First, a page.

The chemical composition of volatile oils from 22 genotypes of Citrus and related genera was poorly differentiated, but chemometric techniques have clarified the relationships between the 22 genotypes, and allowed us to understand their resistance to D. citri. The most convincing similarities include the synthesis of (Z)-β-ocimene and (E)-caryophyllene for all 11 genotypes of group A. Genotypes of group B are not uniformly characterized by essential oil compounds. When stimulated with odor sources of 22 genotypes in a Y-tube olfactometer D. citri preferentially entered the arm containing the volatile oils of Murraya paniculata, confirming orange jasmine as its best host. C. reticulata × C. sinensis was the least preferred genotype, and is characterized by the presence of phytol, (Z)-β-ocimene, and β-elemene, which were not found in the most preferred genotype. We speculate that these three compounds may act as a repellent, making these oils less attractive to D. citri.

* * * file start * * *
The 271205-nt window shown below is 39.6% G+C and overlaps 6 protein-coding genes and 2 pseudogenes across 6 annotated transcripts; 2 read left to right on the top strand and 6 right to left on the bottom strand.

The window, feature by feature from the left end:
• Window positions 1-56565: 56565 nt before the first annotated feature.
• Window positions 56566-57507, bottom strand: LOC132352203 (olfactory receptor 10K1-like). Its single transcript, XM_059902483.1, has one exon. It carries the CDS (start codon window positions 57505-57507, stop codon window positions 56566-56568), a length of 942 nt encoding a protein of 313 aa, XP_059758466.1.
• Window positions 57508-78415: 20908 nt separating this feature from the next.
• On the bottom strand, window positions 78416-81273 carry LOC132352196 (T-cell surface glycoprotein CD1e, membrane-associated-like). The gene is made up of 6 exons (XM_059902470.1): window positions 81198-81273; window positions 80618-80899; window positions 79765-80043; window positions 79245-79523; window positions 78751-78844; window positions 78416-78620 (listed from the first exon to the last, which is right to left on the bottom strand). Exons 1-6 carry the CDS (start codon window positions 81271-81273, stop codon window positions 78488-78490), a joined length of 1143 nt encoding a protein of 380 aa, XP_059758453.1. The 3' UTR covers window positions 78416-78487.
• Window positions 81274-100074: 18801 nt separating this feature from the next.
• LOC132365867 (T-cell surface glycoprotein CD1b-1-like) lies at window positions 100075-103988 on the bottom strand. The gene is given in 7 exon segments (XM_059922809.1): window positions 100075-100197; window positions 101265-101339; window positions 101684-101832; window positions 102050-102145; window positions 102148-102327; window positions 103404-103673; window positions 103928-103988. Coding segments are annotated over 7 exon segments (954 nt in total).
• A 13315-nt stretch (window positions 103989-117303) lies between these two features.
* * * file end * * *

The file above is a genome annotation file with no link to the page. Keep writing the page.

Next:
Three essential oils (EOs) were isolated from the peel of citrus fruits Citrus reticulata L., Citrus reticulata chinase Blanco and Citrus sinensis (L.) Osbeck (Family: Rutaceae) and evaluated against Culex pipiens L.1758 (Family: Culicidae). Chemical composition indicated that the EOs were rich in essential phytochemicals including hydrocarbons, monoterpenes and sesquiterpenes. These constituents revealed some variability among the oils displaying interesting chemotypes limonene (35-51%), 1R-α-pinene (1.04-2.5%), γ-terpinene (0.46-5.65%) and sabinene (0.51-5.42%). The toxicity proved that C. sinensis oil had more effect than C. reticulata chinase and C. reticulata oils against larvae (LC50 = 15.35, 16.11 and 32.84 mg/L, respectively). However, C. reticulate was the most active as fumigant against adults (LC50 2.74 μL/L air). The in vivo effect on acetylcholine esterase (AChE), carboxyl esterase (CbE), acid phosphatase (ACP), alkaline phosphatase (ALP), adenosine triphosphatase (ATPase) and glutathione-S-transferase (GST) were also demonstrated. To the best of our knowledge, this is the ﬁrst report about the chemical composition and mosquitocidal activity of C. reticulata chinase essential oils. Conclusively, the tested essential oils could be used as eco-friendly alternatives in mosquitoes control programme.